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After Easter Sunday

The followers of Jesus would scatter but the power of His teaching remains

Issue: "Tick, tick, tick ...," May 7, 2011

Surely one of the most under-celebrated portions of the life of Jesus is the life He lived after the resurrection, when-as Acts 1 relates-"He presented Himself alive to them after His suffering by many proofs, appearing during forty days and speaking about the kingdom of God."

As the Gospels make plain, during those post-Easter days Jesus interpreted all the Scripture (again) for His followers, and instructed them to preach repentance and forgiveness of sins everywhere, starting in Jerusalem. He asked that they love Him, and He promised to be with them always. Now tenets of our faith, this was then earth-shaking news. As John could only summarize, if everything that Jesus did could be written, the world itself could not contain the books.

It helps to know that Jesus spoke into no placid age. Times, politically and economically, were difficult then as they are now. The Jews were divided against one another and seduced by Greek influence and Roman occupation. The office of high priest had become an office for hire where the highest bidder took power under Roman auspices and did as he pleased. One built a gymnasium in Jerusalem where naked athletes took part in Greek sporting contests. Embarrassed by their circumcisions, the contestants "hid" them via some early form of plastic surgery.

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By Jesus' birth the Jews had split into militant factions-the Pharisees, the Sadducees, and the Essenes. And by the time the disciples wrote their four Gospels-decades after Jesus' ascension-the Romans had destroyed the temple in Jerusalem, and Christianity's most influential centers could no longer be found there but in Antioch, Corinth, Damascus, Ephesus, and Rome.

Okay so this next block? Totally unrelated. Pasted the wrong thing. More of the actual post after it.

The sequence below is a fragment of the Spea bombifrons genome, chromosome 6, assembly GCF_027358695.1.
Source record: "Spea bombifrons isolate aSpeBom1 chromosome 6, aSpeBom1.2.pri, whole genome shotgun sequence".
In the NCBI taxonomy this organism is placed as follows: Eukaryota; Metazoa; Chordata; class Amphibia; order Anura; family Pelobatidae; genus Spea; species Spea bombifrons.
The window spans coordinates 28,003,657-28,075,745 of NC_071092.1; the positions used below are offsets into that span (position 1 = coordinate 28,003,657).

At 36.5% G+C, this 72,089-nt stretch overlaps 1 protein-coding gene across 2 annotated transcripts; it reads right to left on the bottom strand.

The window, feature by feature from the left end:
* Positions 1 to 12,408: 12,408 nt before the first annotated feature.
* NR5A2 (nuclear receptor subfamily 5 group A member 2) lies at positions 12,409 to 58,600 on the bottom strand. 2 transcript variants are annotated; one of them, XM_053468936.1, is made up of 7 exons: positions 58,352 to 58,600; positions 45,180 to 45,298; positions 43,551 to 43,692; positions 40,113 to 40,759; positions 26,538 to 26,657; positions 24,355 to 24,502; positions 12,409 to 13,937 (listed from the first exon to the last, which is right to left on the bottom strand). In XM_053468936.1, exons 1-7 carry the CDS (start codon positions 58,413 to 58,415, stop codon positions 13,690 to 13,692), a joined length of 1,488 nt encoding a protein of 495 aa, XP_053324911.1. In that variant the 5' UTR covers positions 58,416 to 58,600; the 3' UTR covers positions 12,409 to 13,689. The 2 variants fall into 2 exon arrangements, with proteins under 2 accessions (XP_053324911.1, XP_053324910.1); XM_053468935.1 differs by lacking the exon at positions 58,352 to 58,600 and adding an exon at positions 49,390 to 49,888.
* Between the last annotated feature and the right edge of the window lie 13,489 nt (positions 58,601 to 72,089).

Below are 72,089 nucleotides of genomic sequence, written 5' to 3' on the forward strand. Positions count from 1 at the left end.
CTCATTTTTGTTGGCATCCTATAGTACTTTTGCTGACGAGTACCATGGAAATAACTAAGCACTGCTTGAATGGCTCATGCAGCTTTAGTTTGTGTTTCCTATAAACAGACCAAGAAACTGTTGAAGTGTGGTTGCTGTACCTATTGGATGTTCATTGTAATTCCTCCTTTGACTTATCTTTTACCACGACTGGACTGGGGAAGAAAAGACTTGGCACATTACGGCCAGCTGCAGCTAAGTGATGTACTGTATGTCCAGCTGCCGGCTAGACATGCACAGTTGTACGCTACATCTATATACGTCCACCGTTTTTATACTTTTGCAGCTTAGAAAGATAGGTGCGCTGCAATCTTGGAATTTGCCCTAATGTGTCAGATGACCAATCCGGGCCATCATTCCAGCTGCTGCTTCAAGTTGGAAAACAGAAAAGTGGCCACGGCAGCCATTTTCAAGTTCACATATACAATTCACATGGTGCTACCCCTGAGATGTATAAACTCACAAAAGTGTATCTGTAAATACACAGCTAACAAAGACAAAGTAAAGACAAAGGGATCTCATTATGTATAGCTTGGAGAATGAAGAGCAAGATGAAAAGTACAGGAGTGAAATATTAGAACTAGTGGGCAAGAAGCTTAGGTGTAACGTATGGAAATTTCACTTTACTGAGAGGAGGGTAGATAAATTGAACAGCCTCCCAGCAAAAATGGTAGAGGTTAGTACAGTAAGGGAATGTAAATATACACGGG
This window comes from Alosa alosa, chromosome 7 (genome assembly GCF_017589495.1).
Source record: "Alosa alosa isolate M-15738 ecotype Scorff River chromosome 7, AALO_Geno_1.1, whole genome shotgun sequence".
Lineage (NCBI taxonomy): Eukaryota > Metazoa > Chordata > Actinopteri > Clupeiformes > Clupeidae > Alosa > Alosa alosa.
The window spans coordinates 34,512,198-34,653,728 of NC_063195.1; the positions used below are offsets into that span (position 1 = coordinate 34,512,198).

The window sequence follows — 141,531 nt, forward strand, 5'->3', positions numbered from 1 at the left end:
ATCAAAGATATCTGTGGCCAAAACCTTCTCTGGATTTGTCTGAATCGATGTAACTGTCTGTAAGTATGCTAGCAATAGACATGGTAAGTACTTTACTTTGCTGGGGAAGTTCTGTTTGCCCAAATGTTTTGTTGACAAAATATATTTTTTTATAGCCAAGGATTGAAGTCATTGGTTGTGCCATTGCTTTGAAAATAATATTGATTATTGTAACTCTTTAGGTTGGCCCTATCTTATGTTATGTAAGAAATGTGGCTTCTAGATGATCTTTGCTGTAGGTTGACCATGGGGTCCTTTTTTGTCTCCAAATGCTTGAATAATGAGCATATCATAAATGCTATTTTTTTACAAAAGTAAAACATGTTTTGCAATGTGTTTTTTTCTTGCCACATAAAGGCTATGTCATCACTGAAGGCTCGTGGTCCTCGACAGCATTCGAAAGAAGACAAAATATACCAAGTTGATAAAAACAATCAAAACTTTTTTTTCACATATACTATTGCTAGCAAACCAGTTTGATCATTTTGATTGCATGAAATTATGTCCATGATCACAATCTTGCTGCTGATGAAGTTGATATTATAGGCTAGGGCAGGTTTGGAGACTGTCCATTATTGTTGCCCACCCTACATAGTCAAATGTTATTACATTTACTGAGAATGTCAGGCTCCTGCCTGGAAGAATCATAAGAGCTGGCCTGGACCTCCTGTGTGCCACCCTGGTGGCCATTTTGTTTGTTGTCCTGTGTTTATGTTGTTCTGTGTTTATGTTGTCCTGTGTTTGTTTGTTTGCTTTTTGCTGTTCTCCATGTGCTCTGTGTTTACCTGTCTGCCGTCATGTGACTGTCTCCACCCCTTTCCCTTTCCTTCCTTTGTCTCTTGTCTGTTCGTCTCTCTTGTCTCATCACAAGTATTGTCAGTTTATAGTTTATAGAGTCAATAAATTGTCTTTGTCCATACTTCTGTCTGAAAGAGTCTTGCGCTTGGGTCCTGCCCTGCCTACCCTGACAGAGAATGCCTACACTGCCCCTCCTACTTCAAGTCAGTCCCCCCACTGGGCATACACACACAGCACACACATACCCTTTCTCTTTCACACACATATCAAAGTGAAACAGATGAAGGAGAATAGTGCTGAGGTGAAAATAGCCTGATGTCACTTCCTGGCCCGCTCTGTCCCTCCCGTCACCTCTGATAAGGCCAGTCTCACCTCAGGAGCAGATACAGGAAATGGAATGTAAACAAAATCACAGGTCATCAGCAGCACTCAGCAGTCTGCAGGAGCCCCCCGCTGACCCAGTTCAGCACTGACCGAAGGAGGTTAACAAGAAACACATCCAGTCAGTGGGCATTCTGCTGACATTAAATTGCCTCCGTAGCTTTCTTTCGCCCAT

The dispersion makes all the more remarkable the stubbornly Christian makeup of tiny Ephraim, a city where Jesus withdrew after He raised Lazarus from the dead but before He made His triumphal entry into Jerusalem. Today called Taybeh, it sits less than 20 miles north of Jerusalem in the Judean Wilderness and would likely be a suburb but for the security wall built to divide the West Bank from Israel proper. The last all-Christian town in the West Bank, it's caught between encroaching Israeli settlements and pressing Islamic movements but remains an enclave of budding industry: Craftmaking serves tourism trades, plus the growing Taybeh brewery (run by Palestinian Christians returned from the United States) shores up an otherwise oppressed economy. Over 10,000 Christian residents emigrated to Europe and the United States after the 1967 war, leaving a remnant of about 1,500 today who worship in Catholic and Orthodox churches. Across the courtyard of one Catholic church stands a home-occupied by a Christian family until 1974-that many residents claim can be dated to the time of Christ. It's built of cut stone on three levels, much as were pastoral homes 2,000 years ago. Locals have dubbed it the "house of parables," and for as long as most can remember it's served as a museum of sorts to recall the parables taught by Jesus. Schoolchildren cross its stone threshold, challenging one another to find the most parables inside.

Elias, a Palestinian Christian from Bethlehem and our guide during my visit with Biola University professor Judith Rood, chimed in: "Here are the lamps, in the high place. Never light the lamp and put it on the low level, put it on the high level where everyone can see it." We found cracked and whole cisterns, old and new wineskins, old garments with new patches tearing away, millstones too heavy to lift, and a common ancient hand plow: "You would hold it like this," demonstrated Elias, "and if you look backwards, you will not know where you are going and you will not go straight."

In a region of uncertainty and turmoil, it is good to remember Taybeh. Its perpetual remnant of believers (back to the time of Lazarus' resurrection!) lends hope in an otherwise blighted landscape. Its house of parables ushers succeeding generations into the timeless reality of Jesus' earthly teaching, teaching so profound no factions, rebellions, wars, or diseases could halt its spread following His death, resurrection, and ascension.
Email Mindy Belz

Mindy Belz
Mindy Belz

Mindy travels to the far corners of the globe as the editor of WORLD and lives with her family in the mountains of western North Carolina. Follow Mindy on Twitter @mcbelz.

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